Co-PI, objective 2, fruit/juice chemical and sensory quality

ADVISORY BOARD

Richard Bennet - President, Bennet Farms Inc., Exeter, California.
Mr. Bennet is a veteran citrus grower, and has been chairman of the California New Variety Committee, Research Priority Committee, and president of California Citrus Research Board (CRB). CRB administers the California Citrus Research Program, a grower-funded and grower-directed program established in 1968 under the California Marketing Act as the mechanism enabling the state’s citrus producers to sponsor and support needed research. As president of CRB, Mr. Bennet and the leadership team made “controlling HLB” the number one goal. His involvement is useful for providing stakeholder input on the project.

Peter Chaires - Executive Director, New Varieties Development & Management Corp. (NVDMC), and of the Florida Citrus Packers, Maitland, Florida.
Mr. Chaires found edNVDMC in 2005, and the company provides financial and strategic direction to Florida citrus breeding efforts and facilitates the commercialization and introduction to industry. He also serves as Executive President of Florida Citrus Packers Association representing fresh citrus packing and shipping operations. He will provide input to the research and extension projects, as well as to help assess and evaluate the quality and potential outcomes and impacts.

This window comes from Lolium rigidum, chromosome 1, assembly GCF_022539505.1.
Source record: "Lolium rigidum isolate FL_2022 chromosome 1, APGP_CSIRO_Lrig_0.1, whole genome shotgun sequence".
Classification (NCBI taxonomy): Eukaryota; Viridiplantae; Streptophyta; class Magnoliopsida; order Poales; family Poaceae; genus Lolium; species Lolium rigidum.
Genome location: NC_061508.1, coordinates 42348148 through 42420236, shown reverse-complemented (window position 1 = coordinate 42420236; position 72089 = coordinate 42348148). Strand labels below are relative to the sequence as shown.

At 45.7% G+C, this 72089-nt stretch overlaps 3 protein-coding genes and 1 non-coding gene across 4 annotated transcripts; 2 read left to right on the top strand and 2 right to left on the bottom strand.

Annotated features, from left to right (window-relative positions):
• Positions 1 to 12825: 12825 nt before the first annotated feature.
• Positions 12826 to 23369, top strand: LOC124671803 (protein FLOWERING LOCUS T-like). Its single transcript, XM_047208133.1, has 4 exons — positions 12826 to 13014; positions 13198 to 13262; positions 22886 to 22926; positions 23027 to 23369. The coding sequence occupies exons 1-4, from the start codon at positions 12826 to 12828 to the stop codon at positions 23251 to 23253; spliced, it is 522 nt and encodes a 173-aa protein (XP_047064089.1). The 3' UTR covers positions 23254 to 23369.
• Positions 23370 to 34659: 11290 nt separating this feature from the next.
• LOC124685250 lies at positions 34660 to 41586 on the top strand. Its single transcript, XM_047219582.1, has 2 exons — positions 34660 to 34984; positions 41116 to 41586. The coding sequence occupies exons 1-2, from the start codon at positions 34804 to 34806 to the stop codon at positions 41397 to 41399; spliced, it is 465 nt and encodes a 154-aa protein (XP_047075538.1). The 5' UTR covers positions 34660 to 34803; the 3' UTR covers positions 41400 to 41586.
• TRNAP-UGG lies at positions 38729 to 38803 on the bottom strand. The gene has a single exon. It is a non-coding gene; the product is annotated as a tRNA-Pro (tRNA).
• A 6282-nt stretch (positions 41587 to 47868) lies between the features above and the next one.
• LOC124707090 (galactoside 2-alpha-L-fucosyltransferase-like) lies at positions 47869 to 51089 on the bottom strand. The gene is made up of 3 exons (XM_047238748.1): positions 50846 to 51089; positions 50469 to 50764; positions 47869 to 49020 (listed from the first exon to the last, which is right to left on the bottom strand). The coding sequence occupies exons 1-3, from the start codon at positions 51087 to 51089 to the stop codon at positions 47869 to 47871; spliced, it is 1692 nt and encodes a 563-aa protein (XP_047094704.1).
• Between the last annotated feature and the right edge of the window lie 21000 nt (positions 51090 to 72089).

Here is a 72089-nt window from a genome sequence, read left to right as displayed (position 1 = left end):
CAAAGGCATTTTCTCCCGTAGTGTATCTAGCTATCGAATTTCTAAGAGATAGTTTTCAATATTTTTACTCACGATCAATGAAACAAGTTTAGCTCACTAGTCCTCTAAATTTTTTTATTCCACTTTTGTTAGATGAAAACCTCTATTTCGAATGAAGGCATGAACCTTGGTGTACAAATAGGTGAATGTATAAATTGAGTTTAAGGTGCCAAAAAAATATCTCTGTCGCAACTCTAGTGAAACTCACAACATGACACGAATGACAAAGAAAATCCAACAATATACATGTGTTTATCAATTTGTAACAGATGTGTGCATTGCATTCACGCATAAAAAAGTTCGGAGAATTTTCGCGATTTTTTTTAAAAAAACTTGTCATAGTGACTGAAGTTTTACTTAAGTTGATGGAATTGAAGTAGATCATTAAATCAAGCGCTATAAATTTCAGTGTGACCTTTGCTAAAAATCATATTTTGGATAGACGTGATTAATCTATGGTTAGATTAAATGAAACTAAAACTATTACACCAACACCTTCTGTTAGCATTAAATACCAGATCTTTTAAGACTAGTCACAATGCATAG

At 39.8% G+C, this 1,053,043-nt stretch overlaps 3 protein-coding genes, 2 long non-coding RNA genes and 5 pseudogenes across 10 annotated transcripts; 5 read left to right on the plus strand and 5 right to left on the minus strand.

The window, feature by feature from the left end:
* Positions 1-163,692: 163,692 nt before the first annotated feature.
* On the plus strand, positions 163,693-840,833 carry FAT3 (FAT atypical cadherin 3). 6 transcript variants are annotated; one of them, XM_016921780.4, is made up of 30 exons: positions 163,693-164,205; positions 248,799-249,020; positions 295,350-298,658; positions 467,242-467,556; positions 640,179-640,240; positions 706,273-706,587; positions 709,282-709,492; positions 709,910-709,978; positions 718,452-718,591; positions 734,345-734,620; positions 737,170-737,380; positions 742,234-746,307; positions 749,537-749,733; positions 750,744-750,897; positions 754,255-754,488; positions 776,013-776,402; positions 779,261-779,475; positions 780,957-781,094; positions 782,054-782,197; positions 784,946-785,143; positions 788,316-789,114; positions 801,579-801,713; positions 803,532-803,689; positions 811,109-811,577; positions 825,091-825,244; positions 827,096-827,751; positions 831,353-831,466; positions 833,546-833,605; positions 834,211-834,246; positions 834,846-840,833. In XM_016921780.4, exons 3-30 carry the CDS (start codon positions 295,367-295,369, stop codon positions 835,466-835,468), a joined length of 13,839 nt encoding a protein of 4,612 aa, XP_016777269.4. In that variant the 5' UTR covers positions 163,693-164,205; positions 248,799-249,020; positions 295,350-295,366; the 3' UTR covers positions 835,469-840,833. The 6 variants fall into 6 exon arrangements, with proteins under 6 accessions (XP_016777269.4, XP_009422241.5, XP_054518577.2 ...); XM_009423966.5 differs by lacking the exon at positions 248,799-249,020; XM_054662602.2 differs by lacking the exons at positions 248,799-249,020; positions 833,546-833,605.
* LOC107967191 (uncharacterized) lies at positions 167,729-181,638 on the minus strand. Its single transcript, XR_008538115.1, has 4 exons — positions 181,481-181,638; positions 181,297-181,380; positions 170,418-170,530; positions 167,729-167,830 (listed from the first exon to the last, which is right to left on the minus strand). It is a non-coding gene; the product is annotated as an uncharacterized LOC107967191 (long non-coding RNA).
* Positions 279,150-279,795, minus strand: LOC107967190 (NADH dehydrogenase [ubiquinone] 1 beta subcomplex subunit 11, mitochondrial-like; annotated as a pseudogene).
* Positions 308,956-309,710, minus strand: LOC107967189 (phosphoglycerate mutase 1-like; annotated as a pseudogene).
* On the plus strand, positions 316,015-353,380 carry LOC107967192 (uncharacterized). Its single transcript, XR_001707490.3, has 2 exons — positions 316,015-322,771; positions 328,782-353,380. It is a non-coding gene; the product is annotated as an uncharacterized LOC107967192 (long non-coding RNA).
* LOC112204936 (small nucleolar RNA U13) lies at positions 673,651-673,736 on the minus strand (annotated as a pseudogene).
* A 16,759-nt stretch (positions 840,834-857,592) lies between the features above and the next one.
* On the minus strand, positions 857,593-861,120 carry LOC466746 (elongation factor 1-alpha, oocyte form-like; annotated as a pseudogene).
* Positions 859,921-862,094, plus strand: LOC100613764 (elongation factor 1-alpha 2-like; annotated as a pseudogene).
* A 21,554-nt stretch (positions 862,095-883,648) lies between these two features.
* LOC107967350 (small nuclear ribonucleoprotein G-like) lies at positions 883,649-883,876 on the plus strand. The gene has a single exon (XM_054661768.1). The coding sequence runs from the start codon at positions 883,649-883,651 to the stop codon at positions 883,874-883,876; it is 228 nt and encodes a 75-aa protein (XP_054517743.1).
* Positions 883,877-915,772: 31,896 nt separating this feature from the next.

James Gorden - President, California Citrus Research Board, Visalia, California and leading citrus grower.
Mr. Gorden’s primary areas of professional involvement have been integrated pest management and citriculture, and he is a recognized international expert in those fields. For more than 35 years, he was a partner in Pest Management Associates, which was the first independent citrus pest management consulting company providing service to the San Joaquin Valley. Mr. Gorden also has been involved in other leadership positions within the citrus industry and associations. He has served on the California Citrus Pest and Disease Prevention Committee since its inception and continues to remain heavily involved for the last eight years with the California Citrus Nursery BoardMr. Gorden is well aware of his fellow citrus growers’ desire for tools to help mitigate the threat posed by HLB disease to their liveihoods. He will provide stakeholder input to the research project.

Dale Murden - President, Texas Citrus Mutual, Mission, Texas and citrus grower.